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Norbert Bichl

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Recognition in Switzerland

In Switzerland, recognition of foreign professional qualifications is also only required for regulated professions. However, the regulation differs depending on the canton. 

There is not only demand for skilled workers in Germany. Switzerland is also seeking to cover its demand for skilled workers with people from abroad, among other methods. The country is therefore part of the EU system for the recognition of foreign professional qualifications. 

Eight offices in Switzerland are responsible for recognition. One of these is the State Secretariat for Education, Research and Innovation (SERI). People contact this office if, for example, they have a professional qualification in architecture and structural engineering, in social welfare, in early years education or in vocational school teaching. The SERI is also the national contact service for the recognition of foreign professional qualifications and therefore the first contact partner for issues relating to recognition.

What’s the procedure if you want to have your professional qualification recognised in Switzerland? Sandra Schindler, the head of the national contact service, offers some advice on this. “Firstly, those seeking advice need to ask themselves where they want to practice their profession. This is because, on the one hand, recognition is only required for regulated professions, and on the other, Switzerland has four national languages. The requirements for practising a profession may also differ depending on the canton.” The following example illustrates this. In the French-speaking cantons and in the Italian-speaking canton of Tessin, the profession of architect is regulated, while in other cantons the profession can be practised without recognition. “For many professions, the basis of the regulation is cantonal law, in particular in engineering, in the education and social welfare sectors, and in some cases also in the healthcare sector. However, there are also some professions which are regulated by federal law, for example in the area of electrical installation and in the case of risky sports activities. The proportion of regulated professions therefore varies from canton to canton,” explains Sandra Schindler.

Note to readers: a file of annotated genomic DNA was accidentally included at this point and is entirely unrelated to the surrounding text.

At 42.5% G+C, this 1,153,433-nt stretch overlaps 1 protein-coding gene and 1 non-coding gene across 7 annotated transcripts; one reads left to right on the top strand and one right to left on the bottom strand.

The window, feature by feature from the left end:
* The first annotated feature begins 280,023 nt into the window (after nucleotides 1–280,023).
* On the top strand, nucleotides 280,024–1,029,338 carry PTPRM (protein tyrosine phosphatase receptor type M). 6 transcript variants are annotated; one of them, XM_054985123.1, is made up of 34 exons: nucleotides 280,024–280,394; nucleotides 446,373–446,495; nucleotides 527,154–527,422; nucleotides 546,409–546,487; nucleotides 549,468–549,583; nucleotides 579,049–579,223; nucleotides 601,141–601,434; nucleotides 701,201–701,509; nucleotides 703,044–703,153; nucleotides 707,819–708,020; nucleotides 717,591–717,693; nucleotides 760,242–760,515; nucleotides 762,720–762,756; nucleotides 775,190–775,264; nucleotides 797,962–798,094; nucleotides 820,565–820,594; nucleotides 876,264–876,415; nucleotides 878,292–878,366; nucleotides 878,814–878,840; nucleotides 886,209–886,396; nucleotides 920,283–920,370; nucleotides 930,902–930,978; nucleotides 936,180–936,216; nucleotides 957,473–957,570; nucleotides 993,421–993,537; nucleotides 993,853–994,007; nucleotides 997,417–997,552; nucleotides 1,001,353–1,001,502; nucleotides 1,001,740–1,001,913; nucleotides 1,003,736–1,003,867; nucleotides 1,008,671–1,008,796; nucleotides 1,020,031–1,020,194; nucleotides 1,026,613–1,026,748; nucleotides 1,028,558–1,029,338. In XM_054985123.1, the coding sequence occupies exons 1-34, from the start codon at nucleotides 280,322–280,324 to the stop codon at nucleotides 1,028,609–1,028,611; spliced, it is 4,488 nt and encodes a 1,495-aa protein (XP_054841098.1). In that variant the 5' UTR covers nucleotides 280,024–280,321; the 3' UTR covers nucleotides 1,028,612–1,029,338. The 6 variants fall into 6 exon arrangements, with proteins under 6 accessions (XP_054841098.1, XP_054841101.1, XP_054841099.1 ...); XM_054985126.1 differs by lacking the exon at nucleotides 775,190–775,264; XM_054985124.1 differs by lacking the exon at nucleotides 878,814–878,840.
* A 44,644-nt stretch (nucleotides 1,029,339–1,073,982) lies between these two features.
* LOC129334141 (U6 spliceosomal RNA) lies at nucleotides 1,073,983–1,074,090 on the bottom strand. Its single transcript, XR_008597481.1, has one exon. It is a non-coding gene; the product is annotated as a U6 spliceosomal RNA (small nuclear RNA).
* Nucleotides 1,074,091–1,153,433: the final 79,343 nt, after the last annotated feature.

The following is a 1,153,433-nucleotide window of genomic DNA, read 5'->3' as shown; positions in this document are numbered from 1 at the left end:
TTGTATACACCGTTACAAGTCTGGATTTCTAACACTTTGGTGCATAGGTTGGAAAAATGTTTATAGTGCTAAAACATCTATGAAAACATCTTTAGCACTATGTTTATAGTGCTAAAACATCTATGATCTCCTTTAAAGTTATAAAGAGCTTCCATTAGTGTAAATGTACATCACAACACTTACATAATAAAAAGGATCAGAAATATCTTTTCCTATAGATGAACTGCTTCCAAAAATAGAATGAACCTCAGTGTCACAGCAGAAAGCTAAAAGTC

Many professions are not regulated which means skilled workers are able to work in Switzerland straight away with their foreign professional qualification. If it's a regulated profession, the “request for recognition” is submitted digitally. Once all documents have been submitted to the recognition office, the office checks the equivalence of the foreign professional qualification. 

Sandra Schindler would like more digitalisation so that the recognition process for skilled workers is even simpler and quicker in future. “We could accelerate the procedure by not always first requiring proof of qualifications to be notarised. Instead, professional qualifications could be stored online in registers in the country of origin and, for example, could be made accessible via QR code. Providing proof of the diploma could therefore be made paperless.” “Anerkennung in Deutschland” serves as a benchmark in terms of dissemination of information. “We are also currently creating a portal like this in Switzerland. This will create greater capacity for advising on more complex cases.” 

The interview with Sandra Schindler took place in December 2022. She is head of the national contact service for the recognition of professional qualifications in the State Secretariat for Education, Research and Innovation in Switzerland.

Contact and information

State Secretariat for Education, Research and Innovation (SERI)

Sandra Schindler

SBFI: Recognition of foreign diplomas

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Sandra Schindler